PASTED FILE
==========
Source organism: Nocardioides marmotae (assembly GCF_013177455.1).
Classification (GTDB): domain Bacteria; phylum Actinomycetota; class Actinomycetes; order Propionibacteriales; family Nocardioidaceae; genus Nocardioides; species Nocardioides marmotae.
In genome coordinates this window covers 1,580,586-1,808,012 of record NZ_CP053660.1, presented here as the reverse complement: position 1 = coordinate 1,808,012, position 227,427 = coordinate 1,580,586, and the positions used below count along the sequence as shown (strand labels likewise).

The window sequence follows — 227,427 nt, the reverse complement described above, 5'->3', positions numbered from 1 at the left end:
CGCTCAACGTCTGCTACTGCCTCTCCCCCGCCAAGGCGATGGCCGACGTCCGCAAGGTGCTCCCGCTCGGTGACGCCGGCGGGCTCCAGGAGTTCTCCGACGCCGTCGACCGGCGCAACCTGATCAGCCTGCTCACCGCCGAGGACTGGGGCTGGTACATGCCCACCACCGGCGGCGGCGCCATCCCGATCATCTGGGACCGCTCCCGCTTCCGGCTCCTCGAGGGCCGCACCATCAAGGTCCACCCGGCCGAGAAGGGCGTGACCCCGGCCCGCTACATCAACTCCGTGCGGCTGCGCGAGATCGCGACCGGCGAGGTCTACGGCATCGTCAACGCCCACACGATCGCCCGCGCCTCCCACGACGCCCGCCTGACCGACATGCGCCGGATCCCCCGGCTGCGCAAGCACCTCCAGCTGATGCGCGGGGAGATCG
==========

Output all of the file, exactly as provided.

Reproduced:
Source organism: Nocardioides marmotae (assembly GCF_013177455.1).
Classification (GTDB): domain Bacteria; phylum Actinomycetota; class Actinomycetes; order Propionibacteriales; family Nocardioidaceae; genus Nocardioides; species Nocardioides marmotae.
In genome coordinates this window covers 1,580,586-1,808,012 of record NZ_CP053660.1, presented here as the reverse complement: position 1 = coordinate 1,808,012, position 227,427 = coordinate 1,580,586, and the positions used below count along the sequence as shown (strand labels likewise).

The window sequence follows — 227,427 nt, the reverse complement described above, 5'->3', positions numbered from 1 at the left end:
CGCTCAACGTCTGCTACTGCCTCTCCCCCGCCAAGGCGATGGCCGACGTCCGCAAGGTGCTCCCGCTCGGTGACGCCGGCGGGCTCCAGGAGTTCTCCGACGCCGTCGACCGGCGCAACCTGATCAGCCTGCTCACCGCCGAGGACTGGGGCTGGTACATGCCCACCACCGGCGGCGGCGCCATCCCGATCATCTGGGACCGCTCCCGCTTCCGGCTCCTCGAGGGCCGCACCATCAAGGTCCACCCGGCCGAGAAGGGCGTGACCCCGGCCCGCTACATCAACTCCGTGCGGCTGCGCGAGATCGCGACCGGCGAGGTCTACGGCATCGTCAACGCCCACACGATCGCCCGCGCCTCCCACGACGCCCGCCTGACCGACATGCGCCGGATCCCCCGGCTGCGCAAGCACCTCCAGCTGATGCGCGGGGAGATCG